Eventually, agencies could use Watson to connect directly with citizens, Altman suggested. “Think of the possibilities of using Watson to improve citizen satisfaction and create something like a ‘411 for government’ that helps people navigate through the maze of federal agencies to quickly find the best, most accurate answers.”

IBM is still searching for a viable business model for Watson’s health applications — some, such as Sloan Kettering, partner with IBM to develop Watson’s capabilities. Others pay a version of a licensing fee, but the pricing varies and IBM declined to share how much.

“As you can imagine, spending two years of IBM researchers’ time and experts in cancer at Sloan Kettering is a very expensive proposition,” said Pierre Darmon, IBM’s content manager of sales and distribution.

“There is a need to have a solution which is not necessarily as deep in knowledge and narrow in focus so that ... the system does not require as much training, is much more general in nature in terms of the scope and can more easily be replicated from customer to customer. And that’s what we are currently doing.”

Other applications — such as a Watson financial adviser that might guide a user through a mortgage payment — require fewer resources and training to build and are easier to deploy, Darmon said.

And while healthcare is a complicated place to start, the fact that Watson’s early customers are hospitals could validate the technology, Rhodin said. The complexity of medical data has forced IBM to evolve Watson very quickly, making its entry into other fields easier, he added.

IBM researchers aren’t the only ones building Watson applications.

The Watson Group also manages a $100 million venture fund intended to support tech companies using Watson software, which the company has made available to developers via the cloud. (For now, access is free, though IBM plans to take a cut once the apps are sold.)

Its first investment was in Denver-based WellTok, which used Watson to create a medical assistant for patients, reminding them of appointments or suggesting physical activity. The second investment was in Fluid, a start-up building a virtual shopping assistant.

IBM is also reaching students — in addition to the competition at the University Maryland, the company announced last week that it co-designed cognitive computing courses at Carnegie Mellon University, New York University, Rensselaer Polytechnic Institute, University of California Berkeley, University of Michigan, Ohio State University and the University of Texas, which will be available in the fall.

In some cases, Watson is still learning. IBM scientists are still teaching it to understand simple linguistic elements, such as a concept known as negation.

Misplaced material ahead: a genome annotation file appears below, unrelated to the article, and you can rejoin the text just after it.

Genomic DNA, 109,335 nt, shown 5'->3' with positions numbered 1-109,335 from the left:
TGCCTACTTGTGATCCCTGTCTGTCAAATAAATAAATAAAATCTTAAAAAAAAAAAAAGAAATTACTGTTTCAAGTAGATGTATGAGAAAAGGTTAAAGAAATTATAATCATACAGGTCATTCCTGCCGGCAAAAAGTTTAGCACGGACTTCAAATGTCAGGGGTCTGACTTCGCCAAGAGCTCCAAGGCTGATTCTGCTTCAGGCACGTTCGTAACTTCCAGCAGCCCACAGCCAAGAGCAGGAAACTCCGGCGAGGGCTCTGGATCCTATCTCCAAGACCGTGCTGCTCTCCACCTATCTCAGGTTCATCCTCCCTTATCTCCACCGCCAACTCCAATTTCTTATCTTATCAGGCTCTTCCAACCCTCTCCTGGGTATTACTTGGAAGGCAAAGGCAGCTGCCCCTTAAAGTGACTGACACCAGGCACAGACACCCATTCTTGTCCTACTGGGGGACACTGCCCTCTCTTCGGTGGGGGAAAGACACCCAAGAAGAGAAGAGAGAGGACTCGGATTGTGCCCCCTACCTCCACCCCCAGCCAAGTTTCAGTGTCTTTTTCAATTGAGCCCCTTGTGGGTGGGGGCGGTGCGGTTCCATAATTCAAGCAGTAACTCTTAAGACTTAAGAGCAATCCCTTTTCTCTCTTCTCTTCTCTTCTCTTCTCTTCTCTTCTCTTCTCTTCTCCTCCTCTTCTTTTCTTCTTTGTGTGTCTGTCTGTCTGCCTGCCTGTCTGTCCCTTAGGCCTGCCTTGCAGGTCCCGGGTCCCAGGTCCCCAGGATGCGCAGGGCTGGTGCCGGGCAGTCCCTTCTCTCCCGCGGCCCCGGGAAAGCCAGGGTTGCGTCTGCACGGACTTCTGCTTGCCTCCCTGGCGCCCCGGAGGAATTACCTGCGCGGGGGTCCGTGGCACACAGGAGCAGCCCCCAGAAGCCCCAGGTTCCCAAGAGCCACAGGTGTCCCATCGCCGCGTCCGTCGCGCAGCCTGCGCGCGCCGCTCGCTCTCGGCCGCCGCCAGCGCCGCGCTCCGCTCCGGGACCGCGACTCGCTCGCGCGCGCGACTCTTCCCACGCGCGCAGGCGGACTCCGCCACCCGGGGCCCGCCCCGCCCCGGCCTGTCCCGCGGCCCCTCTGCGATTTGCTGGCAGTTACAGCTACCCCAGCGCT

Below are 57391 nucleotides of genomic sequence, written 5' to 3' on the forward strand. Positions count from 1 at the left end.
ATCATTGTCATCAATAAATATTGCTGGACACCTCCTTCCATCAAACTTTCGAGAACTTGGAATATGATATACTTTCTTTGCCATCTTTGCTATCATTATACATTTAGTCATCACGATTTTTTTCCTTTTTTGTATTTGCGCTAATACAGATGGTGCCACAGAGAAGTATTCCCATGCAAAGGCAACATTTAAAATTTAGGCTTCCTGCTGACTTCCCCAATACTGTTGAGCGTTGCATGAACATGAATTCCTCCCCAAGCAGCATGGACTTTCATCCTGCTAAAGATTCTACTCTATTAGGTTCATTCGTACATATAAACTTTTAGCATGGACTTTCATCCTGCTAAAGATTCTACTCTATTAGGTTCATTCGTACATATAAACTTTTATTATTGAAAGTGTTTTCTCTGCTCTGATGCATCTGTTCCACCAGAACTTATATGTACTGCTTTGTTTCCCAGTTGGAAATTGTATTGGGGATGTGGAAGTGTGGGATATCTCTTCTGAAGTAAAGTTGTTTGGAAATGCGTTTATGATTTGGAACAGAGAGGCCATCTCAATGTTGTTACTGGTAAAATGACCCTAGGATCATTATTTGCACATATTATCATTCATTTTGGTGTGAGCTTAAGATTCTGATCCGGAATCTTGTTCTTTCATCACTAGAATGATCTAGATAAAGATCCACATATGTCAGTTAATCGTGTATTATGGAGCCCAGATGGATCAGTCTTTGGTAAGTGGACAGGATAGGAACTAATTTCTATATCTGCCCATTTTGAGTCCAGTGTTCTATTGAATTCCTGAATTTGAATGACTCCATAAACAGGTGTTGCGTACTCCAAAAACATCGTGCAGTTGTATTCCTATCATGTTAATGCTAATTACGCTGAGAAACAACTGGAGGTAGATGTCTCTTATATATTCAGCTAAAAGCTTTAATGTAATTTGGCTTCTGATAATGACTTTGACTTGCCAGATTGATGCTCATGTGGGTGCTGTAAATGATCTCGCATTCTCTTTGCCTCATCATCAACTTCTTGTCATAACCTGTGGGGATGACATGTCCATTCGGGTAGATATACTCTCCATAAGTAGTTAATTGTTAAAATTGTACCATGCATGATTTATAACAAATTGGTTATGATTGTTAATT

“The biggest thing is disease X has these symptoms, disease Y shares these symptoms, but does not have something else. So the negation becomes very, very important,” IBM research scientist Jennifer Chu-Carroll said.

Watson also stumbled when it was asked to interpret text or speech involving “not” — it might interpret “the patient did not have a fever at the hospital” as a patient having a fever, but not being at the hospital.

And though Watson might help oncology specialists at M.D. Anderson to identify treatment options for leukemia patients, it can’t substitute for the expertise of an experienced doctor, said Lynda Chin, chairman of the genomic department at M.D. Anderson.

“The experts have seen [patients] a thousand times,” she said, and sometimes their decisions are based on intuition that’s difficult to explain. “To begin to capture that intuition [or] experience ... for me that’s an aspirational goal.”

In the meantime, the novelty act hasn’t ended; IBM is still coming up with fresh marketing campaigns to get people interested in Watson. At the South by Southwest festival in Austin, for instance, chefs at an IBM food truck whipped up new dishes Watson had suggested — Austrian chocolate burritos or Creole shrimp lamb dumplings, for instance. And last week, IBM unveiled a prototype that can engage in debates; a demo argued both sides of the statement “the sale of violent video games to minors should be banned.”

But ultimately, Watson represents a more dynamic approach to computing that can keep up with the large amounts of data generated by analytics systems, IBM chief executive Ginni Rometty noted in a letter to shareholders last month. “[W]e need a new paradigm. These new systems are not programmed; rather, they learn, from the vast quantities of information they ingest, from their own experiences, and from their interactions with people.”

An earlier version of this article said that Memorial Sloan Kettering had bought a Watson system for a one-time fee. This version has been revised to reflect that Memorial Sloan Kettering is partnering with IBM to develop Watson.

Mohana Ravindranath covers IT and small business for the Washington Post and its weekly Capital Business publication.